The office of the Attorney General gave advice to the police during the criminal investigation into the Christian Chandler matter without any involvement, input or consultation with the Office of the Director of Public Prosecutions (DPP).
This was confirmed by DPP Roger Gaspard, SC, in an affidavit dated June 28, 2022, which was submitted to the High Court in a case arising out of an application for information from the DPP on this matter filed by social activist Ravi Balgobin Maharaj, who was represented by former AG Anand Ramlogan, SC.
Current Local Government Minister Faris Al-Rawi was the attorney general at the time. The DPP stated that his office was not consulted when legal advice was prepared by the Office of the Attorney General and tendered to the police in the Chandler matter.
On August 2, 2021, Coast Guard officers intercepted a private yacht named Knot Guilty off the coast of Chaguaramas, with a significant quantity of arms and ammunition. At the time of interception, then-head of TTPS Legal Department, Christian Chandler, was on board the pleasure craft, which belonged to him, with 13 other people. The incident at sea arose after a woman claimed she was being held against her will on the yacht.
Arising out of this incident Chandler was eventually charged under the Emergency Powers (Covid-19 Regulations 2021), which made it an offence to be found at any beach, sea, river or any similar body of water for recreational purposes.
He was also charged with wilfully obstructing members of the Coast Guard and also for possession of a firearm not covered by a firearm user’s licence.
A Sunday Express report dated October 17 stated that the office of the Attorney General had provided advice to the police that Chandler was not in breach of Covid regulations when he was detained.
That Sunday Express report was quoted by Balgobin Maharaj in his application and in his affidavit, because he said it raised concerns in him about the role of the attorney general in “this high profile sensitive criminal investigation”.
The letter of request for information was sent to the DPP by electronic mail on November 5, 2021. The Office of the DPP acknowledged receipt on the same date, but failed to respond.
In view of this failure to respond, Freedom Law Chambers sent a pre-action protocol letter to the DPP on December 21, via electronic mail, and on January 7, 2022, via registered mail, notifying him (the DPP) of Balgobin’s intention to apply for judicial review.
On March 29, 2022 Maharaj received leave to file for judicial review. The DPP sought and received an extension of time to file his affidavit, which was filed on June 28, 2022, and in which he confirmed that he was never consulted on the legal advice proffered by the Office of the Attorney General to the police.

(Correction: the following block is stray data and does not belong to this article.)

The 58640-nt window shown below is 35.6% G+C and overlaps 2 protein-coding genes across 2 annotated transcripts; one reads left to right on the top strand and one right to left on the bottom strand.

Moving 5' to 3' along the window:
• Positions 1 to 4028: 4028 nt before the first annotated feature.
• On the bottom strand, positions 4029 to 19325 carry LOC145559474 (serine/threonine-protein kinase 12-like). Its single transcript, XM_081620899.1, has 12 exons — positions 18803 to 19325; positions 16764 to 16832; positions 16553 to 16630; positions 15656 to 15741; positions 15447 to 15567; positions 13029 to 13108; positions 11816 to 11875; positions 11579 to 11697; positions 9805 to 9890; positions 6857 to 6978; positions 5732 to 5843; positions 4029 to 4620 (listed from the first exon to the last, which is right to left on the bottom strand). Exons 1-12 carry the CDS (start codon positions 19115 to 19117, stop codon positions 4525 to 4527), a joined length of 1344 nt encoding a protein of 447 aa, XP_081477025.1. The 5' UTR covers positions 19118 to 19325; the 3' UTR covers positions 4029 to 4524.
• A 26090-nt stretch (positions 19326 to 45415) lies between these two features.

The DPP in a letter to Balgobin’s attorney, dated June 27, 2022, submitted the responses to the four questions posed by Balgobin Maharaj and also detailed the same replies in his affidavit. The DPP said he was informed of Balgobin Maharaj’s intention to file for judicial review. The DPP explained his failure to provide the requested information.
“Due to the very heavy workload of the Department and other professional commitments and the fact that this Office is grossly understaffed by approximately 50 per cent over the last several years, the Office of the DPP has to give priority to criminal matters and therefore was unable to respond to the Claimant’s request for information before now,” he said.
The DPP also stressed: “For the avoidance of doubt I state that in considering the issue of whether charges were to be laid against Mr Christian Chandler, I have acted in accordance with my constitutional mandate under Section 90 of the Constitution. I have exercised my powers independently, free from any outside influence, direction or control of any person or office holder and in my deliberate judgement.”
The questions and answers
Following are the four questions posed by Balgobin Maharaj and the DPP’s responses:
1. Did the DPP grant permission to the Attorney General to provide legal advice to the investigative team of police officers who were investigating the events that occurred on August 5 concerning Chandler?
THE DPP RESPONDED: “The DPP did not grant any such permission to the Office of the Attorney General. The DPP does not have any powers to grant such permission and the granting of such permission would be contrary to the DPP’s constitutional role.”
2. Was the office of the DPP consulted or involved in the preparation of advice tendered by the Office of the Attorney General to the effect that Chandler was not in breach of the Covid-19 regulations on the said day?
THE DPP RESPONDED: “The Office of the DPP was not consulted nor involved in the preparation of any advice tendered by the Office of the Attorney General.”
3. Was the office of the DPP aware that the office of the Attorney General provided legal advice to the police officers who were investigating the said matter?
THE DPP RESPONDED: “At a conference with certain police officers investigating the said matter, the DPP was told by them that other advice had been received from the office of the Attorney General.”
4. Did the office of the Attorney General, at the time it tendered the legal opinion to the police, simultaneously provide a copy to the DPP?
THE DPP RESPONDED: “The DPP was not provided by the Office of the Attorney General with any legal opinion, at any time.”
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